The rumor is she was shot. Fact or fiction, it’s clear that 889F is limping and dragging one leg. Yet, with only three good limbs, this lone wolf can still spook an entire herd of bison. Witnessing such interactions between wildlife is rare unless you find yourself in a place like Yellowstone National Park.
If 889F was shot, it likely happened when she wandered outside of the park’s boundaries where she loses her federal protection. A highly efficient predator that doesn’t limit its food source to wildlife found within the park’s boundaries, the wolf is not always popular with local ranchers. In spite of, or perhaps because of this controversy, the wolf is one of the biggest attractions for Yellowstone. With only 80-100 wolves roaming within Yellowstone’s 3,500 square miles, even return visitors can go years without seeing so much as a track. For those determined to see the surprisingly mysterious ancestor of man’s best friend in its natural habitat, Nathan Varley, PhD is the man to meet.
Varley and his wife Linda Thurston own The Wild Side, LLC—a wolf watching excursion service that takes visitors into the wilds of Yellowstone in search of its most elusive, and often infamous, inhabitants. With parents who were park rangers and wildlife biologists, Varley is practically a product of the park and is one of few people who can brag about attending school inside Yellowstone. The small school Varley attended in Mammoth Hot Springs is now closed, but he recalls the time a bull elk got its antlers tangled in the swing set and mentions that there were plenty of days when recess took place indoors while the wildlife took over the playground. As a tour guide working in the area where he grew up, Varley shares stomping ground stories that are more entertaining and educational than much of what can be read in the material picked up at the visitor center. As a wildlife biologist who was involved with the initial reintroduction of wolves in 1995, Varley has firsthand and first-rate information about the eight wolf packs that live in Yellowstone.
Cold and dark are the conditions you want for beginning your Yellowstone wolf watch. Winter is the ideal time because the wolves stand out against the white snow. In addition, their prey is feeding at lower elevations—mostly along the river valleys near the roads. Seeing the sunrise also increases your chances of seeing these animals that are most active in the early morning hours. Although winter is prime time for wolf spotting, Varley and his team of local guides work year round to provide custom single or multi-day wolf excursions. Transportation is included, and a healthy array of high protein snacks and hot drinks are also provided. For humans and animals alike, food is not easy to find in Yellowstone, especially in winter when a blanket of snow can be just as bleak as beautiful. When asked how often wolves need to eat, Varley answers that while they need more food in the winter, it’s not uncommon for wolves to eat only once a week in the summer. With just one kill, an entire pack (Yellowstone’s packs range in size from two to sixteen wolves) can make do for days.
In the 365 days of the year that America’s oldest national park is open, more than three million visitors pass through; yet, only a small fraction will be lucky enough to see a wolf. But luck is just one part of the equation. To exponentially increase the chances of seeing a wolf, insert a guide like Varley. Although there is very limited cell phone service in Yellowstone, Varley is well equipped with a precious piece of technology that most mere mortals don’t pack—a radio. This allows for constant communication with other elite wolf watchers including the select few that have the frequencies for the tracking collars that are on some of the wolves. Within this tight-knit community of wildlife biologists, photographers, and other wolf enthusiasts, information that most people aren’t privy to flows freely. On a recent excursion, this information resulted in five separate wolf sightings for a group who had hired Varley for the day. All were longtime residents of Montana and frequent visitors to Yellowstone; yet, many of them had never seen a wolf in the wild.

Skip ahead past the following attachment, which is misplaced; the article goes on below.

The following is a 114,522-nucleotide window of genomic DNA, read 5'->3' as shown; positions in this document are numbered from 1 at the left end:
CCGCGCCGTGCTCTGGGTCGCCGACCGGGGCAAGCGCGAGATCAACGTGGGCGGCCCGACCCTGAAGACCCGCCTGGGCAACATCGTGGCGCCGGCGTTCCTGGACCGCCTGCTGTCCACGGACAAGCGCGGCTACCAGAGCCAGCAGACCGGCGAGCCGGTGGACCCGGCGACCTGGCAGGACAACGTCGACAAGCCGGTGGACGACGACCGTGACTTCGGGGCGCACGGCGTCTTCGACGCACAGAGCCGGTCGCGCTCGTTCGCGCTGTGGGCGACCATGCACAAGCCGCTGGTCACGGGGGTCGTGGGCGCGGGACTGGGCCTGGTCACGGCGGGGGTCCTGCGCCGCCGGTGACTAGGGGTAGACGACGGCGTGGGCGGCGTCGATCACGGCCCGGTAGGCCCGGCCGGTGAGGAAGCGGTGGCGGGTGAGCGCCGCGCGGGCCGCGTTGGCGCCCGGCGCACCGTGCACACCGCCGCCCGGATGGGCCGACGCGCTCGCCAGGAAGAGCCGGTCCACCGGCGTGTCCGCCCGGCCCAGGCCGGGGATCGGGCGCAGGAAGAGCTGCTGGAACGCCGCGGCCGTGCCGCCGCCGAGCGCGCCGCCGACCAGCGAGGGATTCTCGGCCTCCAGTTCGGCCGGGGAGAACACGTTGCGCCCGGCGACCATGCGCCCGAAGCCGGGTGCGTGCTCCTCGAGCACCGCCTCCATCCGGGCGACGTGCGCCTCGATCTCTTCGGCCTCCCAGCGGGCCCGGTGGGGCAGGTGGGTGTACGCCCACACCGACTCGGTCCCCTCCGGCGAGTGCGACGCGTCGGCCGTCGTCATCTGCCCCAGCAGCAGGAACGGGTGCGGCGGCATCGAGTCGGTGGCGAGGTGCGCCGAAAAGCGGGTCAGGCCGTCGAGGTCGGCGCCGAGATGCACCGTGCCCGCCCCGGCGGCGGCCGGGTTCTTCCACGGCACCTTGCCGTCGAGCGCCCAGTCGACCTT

Most of the legwork was done for them. In addition to doing the driving, Varley set up spotting scopes and packed seven pairs of snowshoes for a back-country trek to the last remaining acclimation pen which was used to hold the wolves when they were first brought to Yellowstone from Canada. Whereas wolves can cover upwards of thirty miles in one day, Varley lets his clients determine how much trail they want to blaze on their wolf excursion. Wolf watching can often be synonymous with wolf waiting, and in addition to perseverance for the excursion component, one needs patience for the exposure component. With temperatures dipping into the single digits, standing still at a spotting scope and waiting for a wolf to come into view can be surprisingly trying. Still, a glimpse of one of the most revered residents of the wild and fabled characters of folklore is well worth the wait. For everyone from first timers to avid followers, there is something surreal about this species—Canis lupis—that sends a life-changing chill down the spine.
Whether or not she was shot, 889F still has a long, cold winter ahead. Humans rest on fate, but for wolves and the rest of the wildlife in Yellowstone, it’s all about survival of the fittest. Sure, the geysers like Old Faithful and the plentiful herds of elk and bison are neat, but it’s time spent attempting to track down the top of the food chain that is the most challenging and memorable part of a Yellowstone vacation. When in Rome, do as the Romans do, but when in Yellowstone, take a walk on the wild side. If you’re lucky, or smart enough to go with someone like Varley, there’s a very good chance you’ll see a wolf.
*This piece was first published in The Active Times.